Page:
The company said that its international units will not be included in the Chapter 11 filing, but will be part of the sale process.

In just the first four months of 2016 there were double the the number of energy company bankruptcies than in all of 2015. The total secured and unsecured defaults rose to $34 billion, double the $17 billion total for all of 2015. In 2015, 42 oil companies filed for bankruptcy.

In April this year, 27 North American oil and gas companies filed for bankruptcy—11 of them filing under Chapter 11, according to a Haynes and Boone report. Some 69 North American oil and gas producers have filed for various forces of bankruptcy.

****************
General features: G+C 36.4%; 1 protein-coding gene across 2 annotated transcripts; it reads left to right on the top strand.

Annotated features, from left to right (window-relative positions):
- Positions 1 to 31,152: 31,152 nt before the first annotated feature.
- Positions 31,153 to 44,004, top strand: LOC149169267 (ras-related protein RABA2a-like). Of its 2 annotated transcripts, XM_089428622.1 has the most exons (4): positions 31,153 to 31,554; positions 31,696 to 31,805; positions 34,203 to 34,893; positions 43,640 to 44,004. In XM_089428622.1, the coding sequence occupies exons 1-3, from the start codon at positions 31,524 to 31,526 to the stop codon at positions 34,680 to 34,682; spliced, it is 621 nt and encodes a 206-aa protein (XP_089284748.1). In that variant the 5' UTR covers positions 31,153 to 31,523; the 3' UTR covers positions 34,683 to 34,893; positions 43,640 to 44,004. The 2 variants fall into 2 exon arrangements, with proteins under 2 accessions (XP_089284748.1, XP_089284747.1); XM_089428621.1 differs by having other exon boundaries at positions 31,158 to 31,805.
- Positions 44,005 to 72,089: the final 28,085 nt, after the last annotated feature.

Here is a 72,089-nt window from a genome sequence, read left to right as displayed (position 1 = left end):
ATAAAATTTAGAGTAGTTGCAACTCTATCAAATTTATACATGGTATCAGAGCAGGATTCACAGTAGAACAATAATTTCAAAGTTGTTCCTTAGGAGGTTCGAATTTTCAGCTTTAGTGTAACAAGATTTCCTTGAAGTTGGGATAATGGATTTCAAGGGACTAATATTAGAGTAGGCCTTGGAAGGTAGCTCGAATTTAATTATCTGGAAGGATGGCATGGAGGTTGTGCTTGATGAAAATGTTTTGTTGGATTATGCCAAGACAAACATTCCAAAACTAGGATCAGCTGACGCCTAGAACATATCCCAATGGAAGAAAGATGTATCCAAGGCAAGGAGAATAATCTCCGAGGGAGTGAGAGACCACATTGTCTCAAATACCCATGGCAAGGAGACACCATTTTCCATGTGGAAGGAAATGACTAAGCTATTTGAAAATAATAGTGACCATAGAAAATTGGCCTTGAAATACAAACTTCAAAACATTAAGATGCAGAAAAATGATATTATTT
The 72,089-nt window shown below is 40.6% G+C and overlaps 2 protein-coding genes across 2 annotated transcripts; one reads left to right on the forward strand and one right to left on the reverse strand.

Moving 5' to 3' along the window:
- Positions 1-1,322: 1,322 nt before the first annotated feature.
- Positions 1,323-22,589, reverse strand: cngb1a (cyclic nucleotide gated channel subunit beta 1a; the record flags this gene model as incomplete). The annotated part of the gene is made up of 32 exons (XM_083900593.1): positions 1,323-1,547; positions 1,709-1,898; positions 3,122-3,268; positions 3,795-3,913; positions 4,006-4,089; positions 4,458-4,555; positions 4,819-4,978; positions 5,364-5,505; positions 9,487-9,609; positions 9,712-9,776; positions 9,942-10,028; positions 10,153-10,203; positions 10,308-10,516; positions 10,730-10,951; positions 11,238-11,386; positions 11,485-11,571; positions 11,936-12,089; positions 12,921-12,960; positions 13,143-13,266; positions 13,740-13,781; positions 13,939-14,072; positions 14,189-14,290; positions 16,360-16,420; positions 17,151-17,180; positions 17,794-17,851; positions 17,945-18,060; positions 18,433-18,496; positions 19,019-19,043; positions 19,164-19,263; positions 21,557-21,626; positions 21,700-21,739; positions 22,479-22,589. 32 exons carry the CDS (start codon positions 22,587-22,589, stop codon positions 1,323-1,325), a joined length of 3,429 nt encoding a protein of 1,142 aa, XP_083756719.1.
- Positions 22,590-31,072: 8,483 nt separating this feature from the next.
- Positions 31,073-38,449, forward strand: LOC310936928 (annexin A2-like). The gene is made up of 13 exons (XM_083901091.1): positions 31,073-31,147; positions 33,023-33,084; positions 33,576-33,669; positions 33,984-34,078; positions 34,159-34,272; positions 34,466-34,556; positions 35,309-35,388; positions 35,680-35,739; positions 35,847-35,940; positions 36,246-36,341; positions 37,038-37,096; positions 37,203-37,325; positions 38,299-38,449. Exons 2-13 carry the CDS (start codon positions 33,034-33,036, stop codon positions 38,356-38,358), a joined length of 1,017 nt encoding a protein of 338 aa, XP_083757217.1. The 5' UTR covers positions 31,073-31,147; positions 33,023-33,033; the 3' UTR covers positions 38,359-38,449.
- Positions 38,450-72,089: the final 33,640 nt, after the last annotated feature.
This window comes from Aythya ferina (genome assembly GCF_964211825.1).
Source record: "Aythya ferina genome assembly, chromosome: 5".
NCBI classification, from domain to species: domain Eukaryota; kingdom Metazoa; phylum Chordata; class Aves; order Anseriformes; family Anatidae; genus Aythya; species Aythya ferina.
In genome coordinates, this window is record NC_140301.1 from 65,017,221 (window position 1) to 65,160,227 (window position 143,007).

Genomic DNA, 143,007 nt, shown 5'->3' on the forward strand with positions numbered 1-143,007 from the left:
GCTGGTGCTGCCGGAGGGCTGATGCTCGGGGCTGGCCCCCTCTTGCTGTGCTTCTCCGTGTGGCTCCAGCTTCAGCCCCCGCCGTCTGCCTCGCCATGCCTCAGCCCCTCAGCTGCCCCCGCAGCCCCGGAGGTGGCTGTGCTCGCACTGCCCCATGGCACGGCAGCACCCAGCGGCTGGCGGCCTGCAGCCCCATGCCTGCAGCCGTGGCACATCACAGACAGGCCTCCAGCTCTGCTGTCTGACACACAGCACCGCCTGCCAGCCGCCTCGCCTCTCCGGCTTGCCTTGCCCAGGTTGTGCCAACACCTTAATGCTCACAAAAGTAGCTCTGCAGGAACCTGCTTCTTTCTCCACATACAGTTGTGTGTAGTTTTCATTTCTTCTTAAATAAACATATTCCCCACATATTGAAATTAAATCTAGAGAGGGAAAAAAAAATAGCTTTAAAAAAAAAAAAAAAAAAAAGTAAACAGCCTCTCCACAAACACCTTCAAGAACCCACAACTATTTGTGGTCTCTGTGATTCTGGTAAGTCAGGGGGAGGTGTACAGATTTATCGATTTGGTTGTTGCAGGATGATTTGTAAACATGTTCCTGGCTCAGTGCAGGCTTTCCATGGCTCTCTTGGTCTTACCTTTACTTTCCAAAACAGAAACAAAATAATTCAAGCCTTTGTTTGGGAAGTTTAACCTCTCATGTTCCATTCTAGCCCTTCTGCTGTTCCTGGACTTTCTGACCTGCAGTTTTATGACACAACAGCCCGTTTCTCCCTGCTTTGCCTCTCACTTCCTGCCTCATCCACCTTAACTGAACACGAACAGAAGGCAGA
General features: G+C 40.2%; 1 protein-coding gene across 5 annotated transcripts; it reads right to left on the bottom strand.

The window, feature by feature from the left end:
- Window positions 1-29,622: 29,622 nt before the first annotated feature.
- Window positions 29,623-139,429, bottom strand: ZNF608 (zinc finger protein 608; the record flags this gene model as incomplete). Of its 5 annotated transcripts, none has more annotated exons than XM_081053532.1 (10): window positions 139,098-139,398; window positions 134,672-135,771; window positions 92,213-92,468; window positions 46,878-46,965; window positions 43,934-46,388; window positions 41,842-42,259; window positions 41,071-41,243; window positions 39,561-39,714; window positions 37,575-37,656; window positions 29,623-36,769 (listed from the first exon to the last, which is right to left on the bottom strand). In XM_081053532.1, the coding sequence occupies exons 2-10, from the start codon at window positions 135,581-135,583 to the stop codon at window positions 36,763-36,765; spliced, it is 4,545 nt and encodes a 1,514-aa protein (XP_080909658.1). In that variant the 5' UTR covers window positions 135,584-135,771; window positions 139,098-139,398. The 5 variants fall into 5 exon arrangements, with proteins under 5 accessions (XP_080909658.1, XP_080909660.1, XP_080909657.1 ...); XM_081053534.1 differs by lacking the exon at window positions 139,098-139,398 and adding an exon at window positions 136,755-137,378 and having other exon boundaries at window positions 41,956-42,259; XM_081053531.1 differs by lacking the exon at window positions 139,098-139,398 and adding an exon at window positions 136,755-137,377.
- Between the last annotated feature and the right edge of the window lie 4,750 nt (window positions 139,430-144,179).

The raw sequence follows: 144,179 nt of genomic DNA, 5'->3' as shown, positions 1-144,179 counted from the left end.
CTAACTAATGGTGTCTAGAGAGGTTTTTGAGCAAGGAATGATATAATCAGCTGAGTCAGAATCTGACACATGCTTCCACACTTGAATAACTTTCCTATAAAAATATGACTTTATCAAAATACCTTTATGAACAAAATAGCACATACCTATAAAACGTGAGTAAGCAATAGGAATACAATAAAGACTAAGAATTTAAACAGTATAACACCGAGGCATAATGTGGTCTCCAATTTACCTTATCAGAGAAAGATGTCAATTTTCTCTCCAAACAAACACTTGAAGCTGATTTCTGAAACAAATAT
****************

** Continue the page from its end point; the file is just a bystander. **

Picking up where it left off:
More than one-third of public oil companies globally face bankruptcy, according to a new Deloitte report that paints a fairly gloomy picture of the U.S. shale patch as it struggles to survive under mountains of debt.
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Offline agelbert

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Re: Fracker Debt Bubble
« Reply #436 on: May 27, 2016, 04:08:06 PM »
Another one bites the dust...twice!

HTF does this work?   ???   :icon_scratch:

RE

http://oilprice.com/Energy/Energy-General/US-Oil-Company-Sets-New-Record-with-Second-Bankruptcy-in-One-Year.html

U.S. Oil Company Sets New Record: Headed For Second Bankruptcy in One Year